So I decided to take the plunge to GmailFS today. I'm following these directions, but I downloaded the latest versions of all software (not the linked versions).

The easy way around some of those steps was to use MacPorts. After installing the latest MacPorts package, add /opt/local/bin to your PATH and run sudo port install pkgconfig to install pkg-config. Likewise, sudo port install fuse-bindings-python for the Python FUSE bindings.

(At which point, if you're going FUSE-crazy, don't forget SpotlightFS and the ever-popular NTFS-3g or ntfsprogs.)

Now if sudo port upgrade all would just finish ...

Monday, October 8, 2007

Tomcat on RHEL4

(Assume the commands sudo up2date httpd and sudo up2date httpd-devel have already been run.) The key to Tomcat on RHEL4 turns out to be subscribing to additional RHN channels. For instance, I added "Red Hat Developer Suite v. 3" aka rhel-4-as-i386-rhds-3 and then sudo up2date tomcat5 worked. Next, thanks to rpm.pbone.net, I found mod_jk.

Now to configure the darn thing ...

Friday, October 5, 2007

Help for Morning Emesis

The problem with morning sickness, particularly the all-day variety I get, is that it puts me in such a fog that I have a hard time thinking of a way to get out of the sickly haze. However, I did find one more effective trick for my morning emesis other than avoiding sucralose (and sugar, to a lesser extent). After breakfast, I brush my teeth. Depending on the morning, if I haven't yet (probably because I was cuddling our toddler earlier), I also wash my face. What do those have in common? Bending over the bathroom sink! That seems to be a trigger for my throat to want to reverse gears, but I found a way to head it off. If I blow my nose before brushing my teeth, I'm much better off. The other aspect, of course, is to spend as much brushing and washing time standing upright, and not bending over the sink. But blowing my nose before brushing my teeth while not as obvious seems to be very effective.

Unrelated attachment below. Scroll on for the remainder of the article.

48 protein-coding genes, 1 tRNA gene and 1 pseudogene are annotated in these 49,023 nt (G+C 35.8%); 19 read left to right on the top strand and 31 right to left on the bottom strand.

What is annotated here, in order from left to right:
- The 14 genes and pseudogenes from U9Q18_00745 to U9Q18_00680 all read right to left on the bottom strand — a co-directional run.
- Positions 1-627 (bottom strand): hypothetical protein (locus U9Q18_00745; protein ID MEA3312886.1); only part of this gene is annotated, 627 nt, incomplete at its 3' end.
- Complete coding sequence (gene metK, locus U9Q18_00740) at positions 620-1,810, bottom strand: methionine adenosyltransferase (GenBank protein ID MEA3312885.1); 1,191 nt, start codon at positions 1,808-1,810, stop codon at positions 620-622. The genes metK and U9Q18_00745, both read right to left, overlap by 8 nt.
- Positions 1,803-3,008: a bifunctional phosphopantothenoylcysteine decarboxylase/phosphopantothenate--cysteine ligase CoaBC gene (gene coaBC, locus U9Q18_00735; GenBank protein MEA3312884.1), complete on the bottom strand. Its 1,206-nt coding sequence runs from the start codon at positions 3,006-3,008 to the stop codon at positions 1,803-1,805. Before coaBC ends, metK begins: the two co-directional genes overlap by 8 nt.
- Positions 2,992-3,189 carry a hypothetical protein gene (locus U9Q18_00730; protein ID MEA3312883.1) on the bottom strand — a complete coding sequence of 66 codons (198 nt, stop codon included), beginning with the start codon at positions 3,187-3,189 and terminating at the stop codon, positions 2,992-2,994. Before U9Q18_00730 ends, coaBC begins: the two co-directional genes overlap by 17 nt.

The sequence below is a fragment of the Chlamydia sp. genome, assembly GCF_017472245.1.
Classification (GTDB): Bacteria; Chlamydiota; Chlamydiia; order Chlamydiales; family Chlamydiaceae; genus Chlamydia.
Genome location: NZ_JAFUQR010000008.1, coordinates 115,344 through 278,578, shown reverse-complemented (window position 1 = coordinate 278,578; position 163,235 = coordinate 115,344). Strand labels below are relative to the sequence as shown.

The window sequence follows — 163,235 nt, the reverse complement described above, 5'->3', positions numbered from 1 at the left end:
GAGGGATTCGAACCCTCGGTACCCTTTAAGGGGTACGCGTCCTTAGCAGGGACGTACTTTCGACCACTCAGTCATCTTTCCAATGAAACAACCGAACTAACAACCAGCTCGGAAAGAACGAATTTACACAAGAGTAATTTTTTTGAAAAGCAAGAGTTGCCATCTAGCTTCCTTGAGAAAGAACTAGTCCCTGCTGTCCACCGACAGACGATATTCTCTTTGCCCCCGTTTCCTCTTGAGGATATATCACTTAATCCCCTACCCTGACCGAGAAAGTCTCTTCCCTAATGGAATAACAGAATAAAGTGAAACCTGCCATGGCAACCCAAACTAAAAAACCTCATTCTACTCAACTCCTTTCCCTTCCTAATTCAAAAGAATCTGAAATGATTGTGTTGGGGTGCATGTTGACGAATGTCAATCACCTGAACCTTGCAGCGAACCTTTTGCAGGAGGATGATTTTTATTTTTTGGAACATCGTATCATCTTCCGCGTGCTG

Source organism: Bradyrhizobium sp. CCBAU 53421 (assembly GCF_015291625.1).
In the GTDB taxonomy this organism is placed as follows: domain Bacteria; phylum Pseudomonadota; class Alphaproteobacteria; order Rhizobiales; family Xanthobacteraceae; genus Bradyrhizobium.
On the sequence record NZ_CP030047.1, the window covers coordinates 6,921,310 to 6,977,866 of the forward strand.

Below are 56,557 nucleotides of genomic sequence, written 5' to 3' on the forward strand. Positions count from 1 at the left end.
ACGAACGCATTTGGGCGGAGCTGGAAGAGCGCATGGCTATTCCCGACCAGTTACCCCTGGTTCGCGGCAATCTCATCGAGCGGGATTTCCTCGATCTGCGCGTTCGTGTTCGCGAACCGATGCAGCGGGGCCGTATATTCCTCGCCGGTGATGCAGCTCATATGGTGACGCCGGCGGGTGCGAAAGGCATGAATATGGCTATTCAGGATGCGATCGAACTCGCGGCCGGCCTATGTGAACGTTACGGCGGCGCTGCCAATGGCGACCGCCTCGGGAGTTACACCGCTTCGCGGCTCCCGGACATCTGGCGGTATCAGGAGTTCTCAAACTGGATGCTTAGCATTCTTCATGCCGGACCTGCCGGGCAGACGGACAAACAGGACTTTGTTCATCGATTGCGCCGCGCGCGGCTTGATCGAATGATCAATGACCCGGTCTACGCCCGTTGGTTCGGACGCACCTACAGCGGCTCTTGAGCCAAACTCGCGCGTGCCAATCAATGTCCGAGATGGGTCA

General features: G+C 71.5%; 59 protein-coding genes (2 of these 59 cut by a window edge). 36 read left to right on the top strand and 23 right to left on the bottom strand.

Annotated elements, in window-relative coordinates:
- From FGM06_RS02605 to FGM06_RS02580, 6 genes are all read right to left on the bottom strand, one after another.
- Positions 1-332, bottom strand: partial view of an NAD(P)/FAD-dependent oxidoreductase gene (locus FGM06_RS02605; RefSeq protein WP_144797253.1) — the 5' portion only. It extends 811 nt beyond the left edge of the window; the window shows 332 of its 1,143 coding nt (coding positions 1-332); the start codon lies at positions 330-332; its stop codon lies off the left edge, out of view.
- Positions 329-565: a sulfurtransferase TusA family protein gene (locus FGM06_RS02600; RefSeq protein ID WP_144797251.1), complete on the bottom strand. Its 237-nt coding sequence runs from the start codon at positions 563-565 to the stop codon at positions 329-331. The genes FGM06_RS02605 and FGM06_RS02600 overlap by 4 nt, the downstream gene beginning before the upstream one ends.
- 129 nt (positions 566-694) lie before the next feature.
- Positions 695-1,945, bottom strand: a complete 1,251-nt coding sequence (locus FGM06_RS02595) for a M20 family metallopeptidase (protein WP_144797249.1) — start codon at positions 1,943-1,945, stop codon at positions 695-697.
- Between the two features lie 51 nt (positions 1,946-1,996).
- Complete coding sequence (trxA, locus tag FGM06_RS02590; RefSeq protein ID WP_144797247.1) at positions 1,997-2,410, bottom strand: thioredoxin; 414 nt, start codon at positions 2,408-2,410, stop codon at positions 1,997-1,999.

Speaking of brushing teeth and morning sickness, most toothpaste (read the labels on Crest and Colgate!) contains saccharin. When I have morning sickness, I can't handle any amount of saccharin, even when I'm not eating it. Luckily I still have the tube of Tom's of Maine mint flouride toothpaste from the first pregnancy, so I can still brush my teeth with toothpaste (although using no toothpaste is better than not brushing at all!). I prefer plain baking soda right now, though. The less sweetness in my mouth in the morning, the better.

Wednesday, October 3, 2007

Last Lecture by Randy Pausch

This was a very difficult article for me to read because I know his wife personally, but it's also beautiful. So read about Randy Pausch's Last Lecture, and if you like 3D computer graphics, check out Alice 3D.

Tuesday, October 2, 2007

Fixing the Linux VNC oddity

This morning's annoyance was that old Linux VNC problem I had a while ago, and I finally solved it. I found a hint that TightVNC (a fork used by Apple for Apple Remote Desktop, known for good behavior on slow links) compression is incompatible with RealVNC (the main code base). I bet unknown message type 242 means I don't understand TightVNC encoding when you get down to it.

If I use Vine Server based on RealVNC, my Linux can control my Mac and my Solaris still can too! Don't forget to set a strong password and to open your VNC ports in the firewall.

I'm sure the reverse is also true: I could probably install TightVNC from DAG on my Linux, and then view Apple Remote Desktop (which is easier since it would open the firewall for me).